In an editorial published by the St Augustine Record this morning, I take exception to the premise that the Republican Party is using its influence to intimidate Florida Supreme Court justices to make decisions they like — or pay a political price.
Overlooking the Freudian slip in the editorial’s title, (I realize the writer wasn’t outraged over “intimate justices”), Historic City News readers have come to expect an overtly-liberal cynicism from the newspaper’s editor; despite the fact that he is a “registered” Republican … but, then again, Ken Bryan and Joe Boles are “registered” Republicans these days.
You won’t get an argument out of me that the way we seat justices could be improved, it can. However, until the legislature changes the laws, through a political process that is representative of the wishes of the people, what we have is what we have — and it is not appropriate to point a finger of blame toward a political party because they are working within the system as it currently exists.
Hate the game, not the player.
As a member of the “fourth estate” and a conservative, I respect the balance afforded by a separation of the judiciary from the legislative and executive branches of government. That said, there should always be a means for the people, who grant all powers to the government, to express their satisfaction, or, dissatisfaction, with those who sit in judgment of the citizenry. For hundreds of years, we have accomplished that through a political process, at the ballot box.
Juries represent the people — so should the jurists. In criminal trials, it is always “The people of the State of Florida vs ….”.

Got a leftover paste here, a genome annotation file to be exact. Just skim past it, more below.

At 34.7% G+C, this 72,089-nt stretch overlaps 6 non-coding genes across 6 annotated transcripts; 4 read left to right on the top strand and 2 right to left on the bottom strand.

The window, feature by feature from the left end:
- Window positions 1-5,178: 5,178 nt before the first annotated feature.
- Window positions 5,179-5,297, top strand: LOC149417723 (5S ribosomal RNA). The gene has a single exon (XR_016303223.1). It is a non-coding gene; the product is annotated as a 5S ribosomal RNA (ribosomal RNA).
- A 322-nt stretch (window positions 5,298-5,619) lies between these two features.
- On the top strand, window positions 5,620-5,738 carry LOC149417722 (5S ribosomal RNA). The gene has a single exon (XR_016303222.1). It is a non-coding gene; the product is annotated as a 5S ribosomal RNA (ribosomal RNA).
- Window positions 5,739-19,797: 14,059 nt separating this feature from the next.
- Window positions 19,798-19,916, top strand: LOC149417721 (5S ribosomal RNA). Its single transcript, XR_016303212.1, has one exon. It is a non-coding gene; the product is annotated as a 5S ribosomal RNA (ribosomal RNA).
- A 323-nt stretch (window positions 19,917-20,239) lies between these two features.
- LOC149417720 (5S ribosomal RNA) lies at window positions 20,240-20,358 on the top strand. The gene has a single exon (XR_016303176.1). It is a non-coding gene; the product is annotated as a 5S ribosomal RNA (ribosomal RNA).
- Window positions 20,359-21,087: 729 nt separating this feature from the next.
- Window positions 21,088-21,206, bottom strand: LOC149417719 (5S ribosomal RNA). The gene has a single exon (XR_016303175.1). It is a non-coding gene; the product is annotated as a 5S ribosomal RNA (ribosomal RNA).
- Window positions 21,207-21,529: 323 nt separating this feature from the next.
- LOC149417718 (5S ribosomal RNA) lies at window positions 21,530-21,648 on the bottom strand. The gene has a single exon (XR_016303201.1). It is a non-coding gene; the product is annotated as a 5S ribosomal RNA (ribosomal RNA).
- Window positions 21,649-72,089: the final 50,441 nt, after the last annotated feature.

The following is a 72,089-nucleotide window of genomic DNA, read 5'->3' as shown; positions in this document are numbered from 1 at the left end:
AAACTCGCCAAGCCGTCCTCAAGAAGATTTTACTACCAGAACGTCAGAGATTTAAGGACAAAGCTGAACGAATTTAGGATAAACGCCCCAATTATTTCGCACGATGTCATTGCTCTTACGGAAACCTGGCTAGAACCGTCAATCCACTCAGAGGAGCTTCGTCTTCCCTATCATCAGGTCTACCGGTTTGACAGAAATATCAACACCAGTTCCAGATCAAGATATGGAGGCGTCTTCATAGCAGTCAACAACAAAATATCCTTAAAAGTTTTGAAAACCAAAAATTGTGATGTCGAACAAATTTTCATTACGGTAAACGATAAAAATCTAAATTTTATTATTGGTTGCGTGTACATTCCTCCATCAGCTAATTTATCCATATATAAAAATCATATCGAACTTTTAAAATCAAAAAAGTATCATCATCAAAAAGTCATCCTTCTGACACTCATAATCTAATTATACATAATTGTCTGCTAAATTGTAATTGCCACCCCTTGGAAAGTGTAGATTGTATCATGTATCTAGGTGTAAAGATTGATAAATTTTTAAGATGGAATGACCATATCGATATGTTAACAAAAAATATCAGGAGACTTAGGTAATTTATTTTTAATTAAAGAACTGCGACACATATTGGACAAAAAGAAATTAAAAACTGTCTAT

Just because a white-haired man wearing a black dress stumbles onto the bench, does not mean that he will rule fairly or impartially, or, that he should remain there indefinitely. He should at all times be accountable to the people for his actions.
Does The Record believe that The Florida Bar or its judicial nominating committees are not political? How about the Governor who makes judicial appointments from those candidates? All political.
The Florida Bar does support retention of the sitting justices — and so does the editor of The Record. They are publicizing that support through a political process.
The Republican Party of Florida does not support retention of the sitting justices. They are publicizing that lack of support through a political process.
The Record asks,
“Where are the constitutionalists?”
“Where are the state’s top lawyers?”
“Where are the circuit and county judges?”
“Where are their voices of protest?”
I see it this way. If you are the only one in the room who feels outraged, maybe you’re the one who is out-of-step with the will of the people.